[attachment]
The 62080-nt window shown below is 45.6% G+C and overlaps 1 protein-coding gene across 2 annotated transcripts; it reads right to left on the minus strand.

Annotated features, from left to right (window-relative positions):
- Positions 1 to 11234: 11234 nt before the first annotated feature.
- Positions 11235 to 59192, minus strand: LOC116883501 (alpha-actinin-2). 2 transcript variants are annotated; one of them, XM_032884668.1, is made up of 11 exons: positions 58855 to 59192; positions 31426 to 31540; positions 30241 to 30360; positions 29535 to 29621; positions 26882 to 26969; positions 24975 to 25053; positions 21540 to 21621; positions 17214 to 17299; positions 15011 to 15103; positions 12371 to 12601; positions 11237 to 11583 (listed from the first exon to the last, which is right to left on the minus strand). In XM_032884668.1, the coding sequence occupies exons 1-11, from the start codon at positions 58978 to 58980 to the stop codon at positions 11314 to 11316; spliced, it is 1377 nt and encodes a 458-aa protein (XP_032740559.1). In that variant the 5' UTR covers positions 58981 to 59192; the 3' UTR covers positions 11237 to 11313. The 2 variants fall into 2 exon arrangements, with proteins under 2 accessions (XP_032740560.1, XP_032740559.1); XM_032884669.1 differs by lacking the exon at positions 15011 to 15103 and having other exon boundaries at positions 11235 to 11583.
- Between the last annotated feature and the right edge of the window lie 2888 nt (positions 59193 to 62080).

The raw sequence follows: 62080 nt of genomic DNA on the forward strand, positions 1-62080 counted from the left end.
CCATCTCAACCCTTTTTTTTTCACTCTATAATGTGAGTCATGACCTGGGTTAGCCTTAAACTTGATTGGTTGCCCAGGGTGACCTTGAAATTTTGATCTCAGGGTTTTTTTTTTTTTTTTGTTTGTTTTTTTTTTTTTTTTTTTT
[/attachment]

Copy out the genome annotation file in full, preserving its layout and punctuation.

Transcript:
The 62080-nt window shown below is 45.6% G+C and overlaps 1 protein-coding gene across 2 annotated transcripts; it reads right to left on the minus strand.

Annotated features, from left to right (window-relative positions):
- Positions 1 to 11234: 11234 nt before the first annotated feature.
- Positions 11235 to 59192, minus strand: LOC116883501 (alpha-actinin-2). 2 transcript variants are annotated; one of them, XM_032884668.1, is made up of 11 exons: positions 58855 to 59192; positions 31426 to 31540; positions 30241 to 30360; positions 29535 to 29621; positions 26882 to 26969; positions 24975 to 25053; positions 21540 to 21621; positions 17214 to 17299; positions 15011 to 15103; positions 12371 to 12601; positions 11237 to 11583 (listed from the first exon to the last, which is right to left on the minus strand). In XM_032884668.1, the coding sequence occupies exons 1-11, from the start codon at positions 58978 to 58980 to the stop codon at positions 11314 to 11316; spliced, it is 1377 nt and encodes a 458-aa protein (XP_032740559.1). In that variant the 5' UTR covers positions 58981 to 59192; the 3' UTR covers positions 11237 to 11313. The 2 variants fall into 2 exon arrangements, with proteins under 2 accessions (XP_032740560.1, XP_032740559.1); XM_032884669.1 differs by lacking the exon at positions 15011 to 15103 and having other exon boundaries at positions 11235 to 11583.
- Between the last annotated feature and the right edge of the window lie 2888 nt (positions 59193 to 62080).

The raw sequence follows: 62080 nt of genomic DNA on the forward strand, positions 1-62080 counted from the left end.
CCATCTCAACCCTTTTTTTTTCACTCTATAATGTGAGTCATGACCTGGGTTAGCCTTAAACTTGATTGGTTGCCCAGGGTGACCTTGAAATTTTGATCTCAGGGTTTTTTTTTTTTTTTTGTTTGTTTTTTTTTTTTTTTTTTTT